Justice requires us to be maladjusted to violence and injustice. Justice looks big and bold. It’s in your face. Just think of it. When we Unitarian Universalists are out working for justice, we show up in bold yellow “Standing on the Side of Love” t-shirts – not grey. We carry big signs with confident pronouncements, like “Not One More” when it comes to deportations. Or “Ban the Box” to give people with past convictions a fair chance at employment. Or “Black Lives Matter” to bring attention to systematic anti-black law enforcement. Justice seekers often chant loudly and tirelessly. Justice is demanded.

Justice, too, can be taken too far. It can turn to arrogance, self-righteousness, even fanaticism. Islamic extremism so much in the news right now is an example of what happens when justice is distorted and lacks humility and compassion.

So where and how do these two – justice and humility – meet? Unitarian Universalism finds a link in the prophetic voice of justice leaders of varying faith traditions. The second source of our UU religion is: “the words and deeds of prophetic men and women who challenge us to confront powers and structures of evil with justice, compassion, and the transforming power of love.” Gandhi, Martin Luther King, Jr., and the Hebrew prophets are among them.

The Hebrew prophet Micah said, “What does the Lord require of you but to do justice, and to love goodness, and to walk humbly with your God?” (Micah 6:1-8) Micah’s teachings are consistent with our Unitarian Universalist principles. Our principles call on us to treat others fairly, to practice compassion, and to respect each person’s worth and dignity.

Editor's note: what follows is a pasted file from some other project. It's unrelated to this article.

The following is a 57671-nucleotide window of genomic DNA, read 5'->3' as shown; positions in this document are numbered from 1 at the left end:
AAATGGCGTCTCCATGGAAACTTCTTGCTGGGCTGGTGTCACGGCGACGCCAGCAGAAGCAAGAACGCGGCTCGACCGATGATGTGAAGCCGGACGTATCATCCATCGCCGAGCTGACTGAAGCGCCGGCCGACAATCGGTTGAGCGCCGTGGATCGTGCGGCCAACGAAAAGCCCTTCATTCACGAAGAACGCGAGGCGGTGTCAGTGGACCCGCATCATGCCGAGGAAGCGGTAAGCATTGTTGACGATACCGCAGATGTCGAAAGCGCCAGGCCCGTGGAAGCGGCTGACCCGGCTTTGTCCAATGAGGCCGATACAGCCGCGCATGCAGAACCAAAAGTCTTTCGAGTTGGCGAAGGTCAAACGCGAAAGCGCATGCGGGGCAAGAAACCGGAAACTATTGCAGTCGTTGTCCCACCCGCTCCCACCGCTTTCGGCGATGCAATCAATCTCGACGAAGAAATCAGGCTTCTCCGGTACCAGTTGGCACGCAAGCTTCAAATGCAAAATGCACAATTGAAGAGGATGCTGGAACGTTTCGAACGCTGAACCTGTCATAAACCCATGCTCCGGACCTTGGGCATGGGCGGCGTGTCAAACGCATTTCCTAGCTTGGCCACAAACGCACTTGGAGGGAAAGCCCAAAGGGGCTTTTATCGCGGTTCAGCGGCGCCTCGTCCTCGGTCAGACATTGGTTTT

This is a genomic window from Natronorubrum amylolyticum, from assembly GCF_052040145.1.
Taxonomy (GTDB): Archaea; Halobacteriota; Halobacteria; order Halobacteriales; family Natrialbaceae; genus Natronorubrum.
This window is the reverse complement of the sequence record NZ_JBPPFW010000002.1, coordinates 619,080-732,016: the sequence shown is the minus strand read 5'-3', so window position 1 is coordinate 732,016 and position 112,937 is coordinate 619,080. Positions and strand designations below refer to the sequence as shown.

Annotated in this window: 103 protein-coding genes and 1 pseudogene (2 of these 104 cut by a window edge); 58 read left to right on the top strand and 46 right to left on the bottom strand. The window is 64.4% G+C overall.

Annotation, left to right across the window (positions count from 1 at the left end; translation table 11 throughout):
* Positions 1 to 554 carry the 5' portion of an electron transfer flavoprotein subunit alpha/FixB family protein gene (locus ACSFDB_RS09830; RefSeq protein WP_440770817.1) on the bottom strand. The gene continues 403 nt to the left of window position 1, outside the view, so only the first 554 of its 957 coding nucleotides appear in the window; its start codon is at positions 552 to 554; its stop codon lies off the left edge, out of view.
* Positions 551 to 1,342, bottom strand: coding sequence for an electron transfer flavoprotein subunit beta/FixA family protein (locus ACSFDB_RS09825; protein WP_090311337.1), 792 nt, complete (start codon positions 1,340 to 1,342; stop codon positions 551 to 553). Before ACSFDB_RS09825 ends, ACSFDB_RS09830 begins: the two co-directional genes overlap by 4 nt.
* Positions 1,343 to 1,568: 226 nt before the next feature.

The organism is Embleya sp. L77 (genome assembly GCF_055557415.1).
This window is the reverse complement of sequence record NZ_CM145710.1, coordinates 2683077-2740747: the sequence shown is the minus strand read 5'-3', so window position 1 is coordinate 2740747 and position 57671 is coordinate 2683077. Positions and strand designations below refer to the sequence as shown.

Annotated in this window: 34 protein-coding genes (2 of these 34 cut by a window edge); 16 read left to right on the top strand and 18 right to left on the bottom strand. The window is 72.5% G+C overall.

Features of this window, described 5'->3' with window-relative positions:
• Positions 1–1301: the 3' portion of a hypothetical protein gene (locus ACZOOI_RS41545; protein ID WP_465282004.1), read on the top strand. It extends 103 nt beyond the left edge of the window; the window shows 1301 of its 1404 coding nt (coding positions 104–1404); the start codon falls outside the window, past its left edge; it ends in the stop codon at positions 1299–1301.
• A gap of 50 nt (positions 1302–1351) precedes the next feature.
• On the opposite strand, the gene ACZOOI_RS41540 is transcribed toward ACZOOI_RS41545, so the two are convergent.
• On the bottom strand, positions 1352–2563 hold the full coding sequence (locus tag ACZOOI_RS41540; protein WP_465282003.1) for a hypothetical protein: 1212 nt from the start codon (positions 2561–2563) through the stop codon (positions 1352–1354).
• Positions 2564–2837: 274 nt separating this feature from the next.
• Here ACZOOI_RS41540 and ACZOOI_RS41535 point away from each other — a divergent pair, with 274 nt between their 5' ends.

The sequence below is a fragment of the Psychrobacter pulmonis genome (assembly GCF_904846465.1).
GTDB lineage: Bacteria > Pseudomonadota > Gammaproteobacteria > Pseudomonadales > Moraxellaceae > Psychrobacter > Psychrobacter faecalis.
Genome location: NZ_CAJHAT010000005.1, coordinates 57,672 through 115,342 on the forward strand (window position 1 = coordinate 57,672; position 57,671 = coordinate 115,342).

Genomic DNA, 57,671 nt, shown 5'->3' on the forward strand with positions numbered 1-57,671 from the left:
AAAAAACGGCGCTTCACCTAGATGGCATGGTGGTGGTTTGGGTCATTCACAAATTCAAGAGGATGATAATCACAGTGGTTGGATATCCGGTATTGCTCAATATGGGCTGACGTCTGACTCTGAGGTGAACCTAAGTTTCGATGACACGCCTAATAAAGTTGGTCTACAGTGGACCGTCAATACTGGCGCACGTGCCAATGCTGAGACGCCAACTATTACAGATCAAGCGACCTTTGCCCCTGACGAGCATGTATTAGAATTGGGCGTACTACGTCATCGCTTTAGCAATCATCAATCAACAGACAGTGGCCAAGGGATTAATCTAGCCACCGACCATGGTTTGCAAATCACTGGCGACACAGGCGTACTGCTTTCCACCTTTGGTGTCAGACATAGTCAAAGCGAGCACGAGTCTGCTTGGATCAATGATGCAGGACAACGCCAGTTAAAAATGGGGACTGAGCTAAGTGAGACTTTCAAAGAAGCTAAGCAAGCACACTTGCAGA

Martin Luther King, Jr. said: “We must speak with all the humility that is appropriate to our limited vision, but we must speak.” Limited vision! That’s where humility comes in. To act justly and walk humbly means recognizing that we don’t know everything, being willing to be open to other people’s ideas, and listening to another person’s perspective.

The recognition that we only know part of the truth shouldn’t stop us from speaking our truth. We still need to get out there in our yellow t-shirts and give voice to our vision of justice. We still need to be maladjusted to injustice. But admitting our limited view makes space for others. And it makes space for dialogue. It makes space for us to build the beloved community in a way that includes everyone.

We already have some of the skills we need to do this work. We practice humility here in our community on a regular basis. We come together with vastly different ideas and beliefs. Some of us are naturalists or agnostics. Others are theists or mystics or pagans. Some of us regard the Bible as one of our most cherished sources and others look to Buddhist scripture or literature.